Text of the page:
The third BIOS virus was a technique called "Persistent BIOS infection." It appeared in 2009 at the CanSecWest Security Conference in Vancouver, and at the SyScan Security Conference in Singapore. Researchers Anibal Sacco[9] and Alfredo Ortega, from Core Security Technologies, demonstrated how to insert malicious code into the decompression routines in the BIOS, allowing for nearly full control of the PC at every start-up, even before the operating system is booted.

The proof-of-concept does not exploit a flaw in the BIOS implementation, but only involves the normal BIOS flashing procedures. Thus, it requires physical access to the machine, or for the user to be root. Despite these requirements, Ortega underlined the profound implications of his and Sacco's discovery: “We can patch a driver to drop a fully working rootkit. We even have a little code that can remove or disable antivirus.”


I've completely wiped my hard disk to Department of Defense specifications, reformatted and created a new partition, then installed a new Windows 7 operating system -- efforts I expected to rid my problem -- only to soon have it reoccur. Baffled at first, the only way this could be, I reasoned, would be if my BIOS or modem had been hacked, and recently learned of other firmware that survives disk wipes and a new OS.

Not only is that description precisely what I've concluded has been happening -- even though not knowing it could be done, or how -- but following other links describe file types, locations and activities that fully match what I've been experiencing.

So, now... how do I rid this problem? My attempt to reinstall my BIOS failed because HP's executable for flashing it quits once it sees the version number is the same (apparently that particular Phoenix BIOS has not had an update release). But I absolutely need a fresh-from-the-manufacturer copy, along with other firmware that I've yet to figure out (processors and motherboard?)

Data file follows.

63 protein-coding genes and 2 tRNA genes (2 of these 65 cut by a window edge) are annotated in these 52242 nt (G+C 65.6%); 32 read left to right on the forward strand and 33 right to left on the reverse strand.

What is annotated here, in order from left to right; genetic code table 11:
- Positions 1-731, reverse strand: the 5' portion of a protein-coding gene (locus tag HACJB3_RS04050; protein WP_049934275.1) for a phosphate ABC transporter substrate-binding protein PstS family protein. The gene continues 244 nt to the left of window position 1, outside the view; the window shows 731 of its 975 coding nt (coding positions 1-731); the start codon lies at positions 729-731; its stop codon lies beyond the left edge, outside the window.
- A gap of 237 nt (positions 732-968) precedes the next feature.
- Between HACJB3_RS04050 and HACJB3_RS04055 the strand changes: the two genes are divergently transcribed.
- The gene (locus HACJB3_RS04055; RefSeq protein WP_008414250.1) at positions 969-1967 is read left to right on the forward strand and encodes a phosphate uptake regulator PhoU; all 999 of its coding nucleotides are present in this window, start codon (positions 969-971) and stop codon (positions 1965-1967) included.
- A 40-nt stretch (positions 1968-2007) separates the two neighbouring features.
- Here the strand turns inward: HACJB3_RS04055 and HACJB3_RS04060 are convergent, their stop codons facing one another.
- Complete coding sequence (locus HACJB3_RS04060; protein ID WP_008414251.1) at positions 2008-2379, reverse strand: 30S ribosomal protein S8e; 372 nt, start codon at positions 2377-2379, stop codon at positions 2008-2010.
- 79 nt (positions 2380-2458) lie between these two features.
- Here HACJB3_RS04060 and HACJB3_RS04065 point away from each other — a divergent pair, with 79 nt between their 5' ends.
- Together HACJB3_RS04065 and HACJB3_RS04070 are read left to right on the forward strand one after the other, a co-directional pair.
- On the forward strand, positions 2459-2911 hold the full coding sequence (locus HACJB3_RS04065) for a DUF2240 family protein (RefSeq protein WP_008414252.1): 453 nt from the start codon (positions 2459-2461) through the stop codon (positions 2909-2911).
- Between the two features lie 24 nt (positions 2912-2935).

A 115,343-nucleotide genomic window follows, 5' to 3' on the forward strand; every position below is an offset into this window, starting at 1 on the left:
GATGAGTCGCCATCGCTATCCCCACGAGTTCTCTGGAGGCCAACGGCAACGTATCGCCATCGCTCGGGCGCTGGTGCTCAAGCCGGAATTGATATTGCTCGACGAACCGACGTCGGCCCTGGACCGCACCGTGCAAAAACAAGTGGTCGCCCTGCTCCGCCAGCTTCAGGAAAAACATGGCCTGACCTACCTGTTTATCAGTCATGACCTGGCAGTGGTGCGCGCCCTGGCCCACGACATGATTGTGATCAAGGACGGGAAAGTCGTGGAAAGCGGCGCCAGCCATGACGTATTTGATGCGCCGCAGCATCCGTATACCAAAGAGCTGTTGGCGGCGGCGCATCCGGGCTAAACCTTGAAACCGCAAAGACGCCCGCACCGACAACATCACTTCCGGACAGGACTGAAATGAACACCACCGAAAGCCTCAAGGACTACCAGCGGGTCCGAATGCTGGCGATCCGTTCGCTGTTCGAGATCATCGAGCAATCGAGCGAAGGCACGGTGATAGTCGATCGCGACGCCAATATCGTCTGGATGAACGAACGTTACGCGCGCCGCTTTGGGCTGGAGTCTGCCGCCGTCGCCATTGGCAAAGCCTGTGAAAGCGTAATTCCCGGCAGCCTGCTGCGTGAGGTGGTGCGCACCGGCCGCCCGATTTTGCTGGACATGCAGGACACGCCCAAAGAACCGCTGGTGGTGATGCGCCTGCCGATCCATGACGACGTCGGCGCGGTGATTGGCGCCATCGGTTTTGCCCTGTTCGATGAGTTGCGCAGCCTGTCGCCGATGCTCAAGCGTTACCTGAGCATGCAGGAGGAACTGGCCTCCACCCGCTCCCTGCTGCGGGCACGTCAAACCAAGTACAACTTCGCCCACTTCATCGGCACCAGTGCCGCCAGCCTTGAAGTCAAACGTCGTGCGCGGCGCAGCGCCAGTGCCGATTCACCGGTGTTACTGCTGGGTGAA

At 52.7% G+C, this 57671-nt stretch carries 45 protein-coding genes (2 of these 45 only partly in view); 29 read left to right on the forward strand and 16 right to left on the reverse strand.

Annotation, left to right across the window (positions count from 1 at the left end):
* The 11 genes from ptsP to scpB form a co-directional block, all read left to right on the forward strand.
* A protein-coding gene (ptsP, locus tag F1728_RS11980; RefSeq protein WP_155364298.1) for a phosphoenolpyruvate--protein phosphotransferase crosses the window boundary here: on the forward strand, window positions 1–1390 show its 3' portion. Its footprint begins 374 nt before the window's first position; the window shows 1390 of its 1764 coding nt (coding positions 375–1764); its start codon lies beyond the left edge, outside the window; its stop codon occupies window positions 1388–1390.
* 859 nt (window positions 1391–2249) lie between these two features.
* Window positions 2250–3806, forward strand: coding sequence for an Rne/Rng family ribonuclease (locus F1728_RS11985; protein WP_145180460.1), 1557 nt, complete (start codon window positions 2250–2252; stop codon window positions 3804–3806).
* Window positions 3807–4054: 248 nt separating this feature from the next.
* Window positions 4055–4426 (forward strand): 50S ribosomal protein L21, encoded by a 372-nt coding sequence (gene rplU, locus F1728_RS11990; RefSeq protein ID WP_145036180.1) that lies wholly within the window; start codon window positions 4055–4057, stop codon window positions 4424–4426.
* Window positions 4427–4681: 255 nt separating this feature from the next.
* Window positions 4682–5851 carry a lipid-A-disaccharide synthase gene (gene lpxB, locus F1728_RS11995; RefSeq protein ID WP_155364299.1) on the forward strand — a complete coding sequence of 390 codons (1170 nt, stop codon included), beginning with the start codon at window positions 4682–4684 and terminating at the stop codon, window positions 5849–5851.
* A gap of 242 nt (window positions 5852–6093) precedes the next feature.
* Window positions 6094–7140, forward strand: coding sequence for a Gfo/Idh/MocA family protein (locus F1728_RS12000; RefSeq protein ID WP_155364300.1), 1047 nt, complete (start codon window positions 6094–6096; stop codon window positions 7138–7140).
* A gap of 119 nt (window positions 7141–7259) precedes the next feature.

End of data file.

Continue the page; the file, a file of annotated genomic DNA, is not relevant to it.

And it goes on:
I need this problem to be gone once and for all. Just days ago. I deleted all private and homegroup rules from my firewall, and disabled everything but the one essential core group for my one public network (which I use, as Microsoft recommends, for it's heightened security when not needing file sharing or networked devices, like printers.) Even so, right afterward a large slew of services and processes had set up shop and left me little resources to even browse online.

I'll get my BIOS specs and see if I can find a file for it at Phoenix's site again (which I tried but failed to find before making this post). Somehow, I ended up with DriverAgent all over my system, which was engineered to persistently reappear even after a thorough removal with Revo Uninstaller Pro. Thanks, Phoenix -- or was that from a redirection? Lord, why can't I simply browse and chuckle at videos of cute kittens like others do? :busy:

So, this new wipe, format, partition and OS installation I'm about to do -- again -- is a waste of my time without further necessary actions, of which I'm vague about.

Again, any guidance, advise -- or sympathy -- will be greatly appreciated.


Dazed and confused,

Kevin

#4 hamluis

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Posted 16 June 2012 - 08:11 PM

If you feel that you may be infected...we have a forum for you :).

Am I infected What do I do - http://www.bleepingcomputer.com/forums/forum103.html

I suggest that you initiate a topic there...and try to be clear & concise in detailing symptoms that make you suspect malware :).

Louis

Edited by hamluis, 16 June 2012 - 08:14 PM.


#5 caperdog

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Posted 17 June 2012 - 10:40 AM

if you are trying to flash the BIOS from a windows environment then maybe you should try it from a DOS enviroment
Phoenix utility for windows is WinPhlash, DOS is Phlash16 (you will have to extract the .exe to get ROM or BIN file)

other info http://h30434.www3.hp.com/t5/Desktop-Lockups-Freezes-Hangs/How-to-Flash-BIOS-if-you-cannot-start-Windows/td-p/436381/page/2

#6 Layback Bear

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Posted 18 June 2012 - 08:17 AM

As hamluis has stated http://www.bleepingcomputer.com/forums/forum103.html
is your next best step. They are very good at such things.
Just to add a little more answer to your first post; you can get infected in anything that plugs into your computer, printers, routers, memory sticks, ect.